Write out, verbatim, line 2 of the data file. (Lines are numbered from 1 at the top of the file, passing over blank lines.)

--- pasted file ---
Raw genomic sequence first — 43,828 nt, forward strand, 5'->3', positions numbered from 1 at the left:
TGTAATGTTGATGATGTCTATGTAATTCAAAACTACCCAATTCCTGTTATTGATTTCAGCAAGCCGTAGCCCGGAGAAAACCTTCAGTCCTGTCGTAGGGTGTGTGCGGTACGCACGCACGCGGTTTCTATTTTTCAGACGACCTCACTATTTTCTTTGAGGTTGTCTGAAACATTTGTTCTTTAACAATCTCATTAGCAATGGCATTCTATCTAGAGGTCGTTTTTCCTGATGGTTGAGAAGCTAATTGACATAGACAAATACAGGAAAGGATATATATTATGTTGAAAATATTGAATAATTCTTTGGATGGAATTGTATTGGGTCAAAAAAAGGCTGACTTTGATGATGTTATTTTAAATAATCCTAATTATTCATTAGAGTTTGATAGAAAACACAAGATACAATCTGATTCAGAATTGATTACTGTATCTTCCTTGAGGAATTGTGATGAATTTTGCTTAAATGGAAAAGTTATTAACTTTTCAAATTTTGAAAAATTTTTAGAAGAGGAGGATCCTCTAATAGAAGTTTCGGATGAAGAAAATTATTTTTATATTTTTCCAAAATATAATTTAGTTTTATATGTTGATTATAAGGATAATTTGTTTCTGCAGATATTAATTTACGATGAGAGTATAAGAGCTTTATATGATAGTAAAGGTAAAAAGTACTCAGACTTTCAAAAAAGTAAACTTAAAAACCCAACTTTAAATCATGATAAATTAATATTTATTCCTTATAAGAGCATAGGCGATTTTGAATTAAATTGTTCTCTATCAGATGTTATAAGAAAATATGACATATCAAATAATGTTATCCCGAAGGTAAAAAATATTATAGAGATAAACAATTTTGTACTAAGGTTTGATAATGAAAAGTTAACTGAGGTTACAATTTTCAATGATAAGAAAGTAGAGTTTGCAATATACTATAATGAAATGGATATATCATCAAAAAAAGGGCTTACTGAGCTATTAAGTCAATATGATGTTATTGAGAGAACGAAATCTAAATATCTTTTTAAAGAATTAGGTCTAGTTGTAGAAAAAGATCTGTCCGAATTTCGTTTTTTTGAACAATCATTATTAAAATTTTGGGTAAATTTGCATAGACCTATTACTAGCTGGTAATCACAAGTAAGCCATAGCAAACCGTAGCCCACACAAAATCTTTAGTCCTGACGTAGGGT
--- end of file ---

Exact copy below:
TGTAATGTTGATGATGTCTATGTAATTCAAAACTACCCAATTCCTGTTATTGATTTCAGCAAGCCGTAGCCCGGAGAAAACCTTCAGTCCTGTCGTAGGGTGTGTGCGGTACGCACGCACGCGGTTTCTATTTTTCAGACGACCTCACTATTTTCTTTGAGGTTGTCTGAAACATTTGTTCTTTAACAATCTCATTAGCAATGGCATTCTATCTAGAGGTCGTTTTTCCTGATGGTTGAGAAGCTAATTGACATAGACAAATACAGGAAAGGATATATATTATGTTGAAAATATTGAATAATTCTTTGGATGGAATTGTATTGGGTCAAAAAAAGGCTGACTTTGATGATGTTATTTTAAATAATCCTAATTATTCATTAGAGTTTGATAGAAAACACAAGATACAATCTGATTCAGAATTGATTACTGTATCTTCCTTGAGGAATTGTGATGAATTTTGCTTAAATGGAAAAGTTATTAACTTTTCAAATTTTGAAAAATTTTTAGAAGAGGAGGATCCTCTAATAGAAGTTTCGGATGAAGAAAATTATTTTTATATTTTTCCAAAATATAATTTAGTTTTATATGTTGATTATAAGGATAATTTGTTTCTGCAGATATTAATTTACGATGAGAGTATAAGAGCTTTATATGATAGTAAAGGTAAAAAGTACTCAGACTTTCAAAAAAGTAAACTTAAAAACCCAACTTTAAATCATGATAAATTAATATTTATTCCTTATAAGAGCATAGGCGATTTTGAATTAAATTGTTCTCTATCAGATGTTATAAGAAAATATGACATATCAAATAATGTTATCCCGAAGGTAAAAAATATTATAGAGATAAACAATTTTGTACTAAGGTTTGATAATGAAAAGTTAACTGAGGTTACAATTTTCAATGATAAGAAAGTAGAGTTTGCAATATACTATAATGAAATGGATATATCATCAAAAAAAGGGCTTACTGAGCTATTAAGTCAATATGATGTTATTGAGAGAACGAAATCTAAATATCTTTTTAAAGAATTAGGTCTAGTTGTAGAAAAAGATCTGTCCGAATTTCGTTTTTTTGAACAATCATTATTAAAATTTTGGGTAAATTTGCATAGACCTATTACTAGCTGGTAATCACAAGTAAGCCATAGCAAACCGTAGCCCACACAAAATCTTTAGTCCTGACGTAGGGT